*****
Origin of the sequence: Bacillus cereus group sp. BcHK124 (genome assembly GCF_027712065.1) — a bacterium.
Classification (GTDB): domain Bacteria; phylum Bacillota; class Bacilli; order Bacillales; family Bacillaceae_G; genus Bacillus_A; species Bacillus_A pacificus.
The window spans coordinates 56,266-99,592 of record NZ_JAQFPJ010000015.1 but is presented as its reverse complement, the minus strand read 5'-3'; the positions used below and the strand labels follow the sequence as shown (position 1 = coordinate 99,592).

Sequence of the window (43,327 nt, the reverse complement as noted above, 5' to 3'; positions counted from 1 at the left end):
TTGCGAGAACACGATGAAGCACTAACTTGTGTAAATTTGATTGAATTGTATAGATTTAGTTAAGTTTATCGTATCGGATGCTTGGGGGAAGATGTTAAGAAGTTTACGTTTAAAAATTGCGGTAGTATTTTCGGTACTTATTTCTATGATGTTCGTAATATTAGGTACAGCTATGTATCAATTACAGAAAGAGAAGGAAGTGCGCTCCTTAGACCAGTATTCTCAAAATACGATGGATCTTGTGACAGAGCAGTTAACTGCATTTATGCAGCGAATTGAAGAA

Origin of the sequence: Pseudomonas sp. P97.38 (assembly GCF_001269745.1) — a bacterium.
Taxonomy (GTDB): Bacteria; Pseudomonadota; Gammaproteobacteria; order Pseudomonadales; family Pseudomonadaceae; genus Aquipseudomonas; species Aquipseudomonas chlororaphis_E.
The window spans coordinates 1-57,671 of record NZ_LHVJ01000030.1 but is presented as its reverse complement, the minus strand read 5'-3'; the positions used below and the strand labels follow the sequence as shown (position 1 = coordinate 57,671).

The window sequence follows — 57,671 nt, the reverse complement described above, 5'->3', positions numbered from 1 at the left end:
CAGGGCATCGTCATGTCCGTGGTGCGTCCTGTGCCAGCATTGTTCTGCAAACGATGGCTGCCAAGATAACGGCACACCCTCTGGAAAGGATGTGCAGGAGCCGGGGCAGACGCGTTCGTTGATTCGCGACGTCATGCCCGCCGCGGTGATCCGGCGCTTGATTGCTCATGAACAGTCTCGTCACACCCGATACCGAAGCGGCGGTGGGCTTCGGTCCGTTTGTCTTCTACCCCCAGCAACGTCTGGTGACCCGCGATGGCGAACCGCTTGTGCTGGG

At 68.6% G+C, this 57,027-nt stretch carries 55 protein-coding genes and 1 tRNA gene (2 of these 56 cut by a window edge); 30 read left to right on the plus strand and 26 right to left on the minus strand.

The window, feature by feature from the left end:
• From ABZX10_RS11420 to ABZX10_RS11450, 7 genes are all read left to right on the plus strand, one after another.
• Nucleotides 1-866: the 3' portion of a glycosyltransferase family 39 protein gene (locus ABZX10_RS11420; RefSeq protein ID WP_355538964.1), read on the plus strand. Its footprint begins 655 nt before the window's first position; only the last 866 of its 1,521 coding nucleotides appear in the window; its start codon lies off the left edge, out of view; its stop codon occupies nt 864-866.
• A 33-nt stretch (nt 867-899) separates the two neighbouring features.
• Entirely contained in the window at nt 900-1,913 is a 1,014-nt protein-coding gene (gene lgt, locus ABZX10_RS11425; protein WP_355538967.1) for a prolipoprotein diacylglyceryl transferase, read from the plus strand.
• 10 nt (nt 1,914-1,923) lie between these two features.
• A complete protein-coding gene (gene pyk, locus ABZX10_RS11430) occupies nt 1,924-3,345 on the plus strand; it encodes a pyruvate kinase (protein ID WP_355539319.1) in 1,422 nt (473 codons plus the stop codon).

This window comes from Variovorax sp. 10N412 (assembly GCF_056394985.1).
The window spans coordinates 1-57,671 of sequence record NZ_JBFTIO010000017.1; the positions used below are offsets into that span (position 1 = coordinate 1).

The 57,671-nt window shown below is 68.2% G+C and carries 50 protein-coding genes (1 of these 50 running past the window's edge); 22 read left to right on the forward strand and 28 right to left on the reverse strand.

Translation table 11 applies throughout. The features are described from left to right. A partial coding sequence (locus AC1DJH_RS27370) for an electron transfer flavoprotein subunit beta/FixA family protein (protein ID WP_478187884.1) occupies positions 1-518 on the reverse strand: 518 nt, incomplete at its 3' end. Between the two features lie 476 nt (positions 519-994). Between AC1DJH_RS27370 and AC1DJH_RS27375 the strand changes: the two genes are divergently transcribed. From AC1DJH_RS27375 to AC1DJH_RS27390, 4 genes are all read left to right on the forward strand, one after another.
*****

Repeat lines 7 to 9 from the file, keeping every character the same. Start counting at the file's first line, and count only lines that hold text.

Taxonomy (GTDB): Bacteria; Pseudomonadota; Gammaproteobacteria; order Pseudomonadales; family Pseudomonadaceae; genus Aquipseudomonas; species Aquipseudomonas chlororaphis_E.
The window spans coordinates 1-57,671 of record NZ_LHVJ01000030.1 but is presented as its reverse complement, the minus strand read 5'-3'; the positions used below and the strand labels follow the sequence as shown (position 1 = coordinate 57,671).

The window sequence follows — 57,671 nt, the reverse complement described above, 5'->3', positions numbered from 1 at the left end: